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This is a detailed description of one of the general General Use Case Categories abstracted from the possible Use Cases.

1. Abstract

The main common characteristic shared by use-cases falling in this category is the desire for flexibility in matching the needs and goals of end-users of a service or a service-delivery device with the needs and goals of providers and/or regulators of such services.

Currently cell phones and other wireless communication devices allow end-users to subscribe to communication services. These devices are engineered and configured to operate within the constraints specified by regional regulations, which means that they typically cannot operate in regions that are governed by different regulations, nor are they allowed to operate outside of pre-allocated frequency bands. However, recent technological and regulatory trends are converging toward a more flexible architecture in which devices will have the ability to reconfigure themselves dynamically to operate legally in whatever regulatory region and service environment they may find themselves. However the ability of a device to absorb the rules defining the policies of a given region, or the operational protocols required to dynamically access available spectrum, is contingent upon those rules being in a form that the device can use. Moreover, since devices in the same service class may still possess different capabilities, one and the same policy may be interpreted differently and may therefore require different implementations.

The use of Service Level Agreements (SLAs) within a Web Services or Service Oriented Architecture (SOA) is another case in which flexible matching of service providers and consumers is desirable. Traditional practice typically entailed that service definitions, parameters, etc. be more or less fixed and agreed upon by consumers and producers statically. The advent of web-based service architectures offers the possibility of a more dynamic and flexible approach in which differentiated service definitions can be matched to particular circumstances automatically as required. For example, what constitutes a certain level of service, or an acceptable premium for such a level, might vary depending upon the laws in the region in which the service is provided or contracted. However, the ability of a consumer process to understand the rules defining and governing differentiated SLAs is contingent upon those rules being in a form that the consumer process can use.

Both of these examples therefore point to the possible usefulness of a third party system sitting between the consumers/devices and the service providers and or regulatory agencies. The role of these third party systems would be to allow service providers and regulatory agencies to write the rules defining and governing their services once and register them with the third party system. This system would then provide a platform within which suitable interpretations and ultimately translations of those rules can be generated for any consumer process or device interested in using them.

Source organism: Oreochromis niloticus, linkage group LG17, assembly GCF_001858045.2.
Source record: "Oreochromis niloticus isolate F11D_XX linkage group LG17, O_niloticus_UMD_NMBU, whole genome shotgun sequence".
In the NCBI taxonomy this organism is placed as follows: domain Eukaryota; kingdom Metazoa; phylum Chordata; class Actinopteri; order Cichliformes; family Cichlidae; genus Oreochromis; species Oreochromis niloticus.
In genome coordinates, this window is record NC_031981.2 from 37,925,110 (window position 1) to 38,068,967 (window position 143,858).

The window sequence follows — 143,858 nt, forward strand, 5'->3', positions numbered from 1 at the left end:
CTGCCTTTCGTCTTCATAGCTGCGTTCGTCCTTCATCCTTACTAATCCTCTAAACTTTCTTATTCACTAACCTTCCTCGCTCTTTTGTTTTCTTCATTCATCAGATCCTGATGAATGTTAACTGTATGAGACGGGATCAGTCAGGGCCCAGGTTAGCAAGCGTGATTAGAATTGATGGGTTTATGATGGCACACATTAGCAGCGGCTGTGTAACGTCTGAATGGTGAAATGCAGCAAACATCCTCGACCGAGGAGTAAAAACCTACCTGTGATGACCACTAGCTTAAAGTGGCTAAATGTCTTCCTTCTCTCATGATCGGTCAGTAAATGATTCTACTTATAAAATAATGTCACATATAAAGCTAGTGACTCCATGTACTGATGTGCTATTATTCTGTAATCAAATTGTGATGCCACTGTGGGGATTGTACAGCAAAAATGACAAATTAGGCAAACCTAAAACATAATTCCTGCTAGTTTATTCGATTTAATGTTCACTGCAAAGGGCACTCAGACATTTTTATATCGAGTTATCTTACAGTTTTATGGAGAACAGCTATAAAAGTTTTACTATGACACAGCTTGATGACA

The key distinction between this use case and the Write Once, Run Everywhere use case can be easily drawn by appeal to the concept of a metamodel. The latter case deals with situations in which interchange is based on the assumption of a shared metamodel that is specifiable within the RIF. A third party rule-interchange service that does translation would not provide much value-added in such scenarios since the tools and rule-platforms in those use cases would already be able to export-to and import-from other such systems that share the same metamodel and can use the RIF.

The situations presented in this general use case, on the other hand, are instances in which rule-interchange either is not based on the presumed use of a single shared metamodel or in which the point of the interchange is to enable different versions of a rule-set based on various non-formal factors can be generated and maintained.

2. Status

This is a generalized use case. For the status of the use cases it subsumes, follow the links to related use cases in the next section.

3. Links to Related Use Cases

This generalized use case is based on:

4. Relationship to OWL/RDF Compatibility

This is a generalized use case. For relationship to OWL/RDF Compatibility of the use cases it subsumes, follow the links to related use cases in the previous section.

5. Examples of Rule Platforms Supporting this Use Case

This is a generalized use case. For Examples of Rule Platforms etc, of the use cases it subsumes, follow the links to related use cases in the section above.

6. Benefits of Interchange

* Neutral format - enabling the separate organizations at each end of the service link to publish and inspect the transformation definition, independent of the rule implementation technology.

* The interchange format enables the use and integration of SLA engines from various platform and in a web-based and distributed fashion

7. Requirements on the RIF

8. Breakdown

8.1. Actors and their Goals

8.2. Main Sequence

Provide the typical course of events, ordered as below in a sequence of steps.

  1. First step of sequence

  2. ...

  3. Last step of sequence

8.3. Alternate Sequences

Describe possible variations of the main sequence in separate subsections, assigning a title to each.

8.3.1. (Title of Alternate Sequence)

Describe the alternate sequence, referring to the steps in the main sequence above if convenient (to avoid repetition).

9. Narratives

Describe possible scenarios illustrating the use case in separate subsections, assigning a title to each.

9.1. (Title of Narrative)

Describe an individual scenario. Samples rules and other test data may be optionally included.

10. Commentary

Comments, issues, etc. Again, note that the wiki automatically keeps a revision history.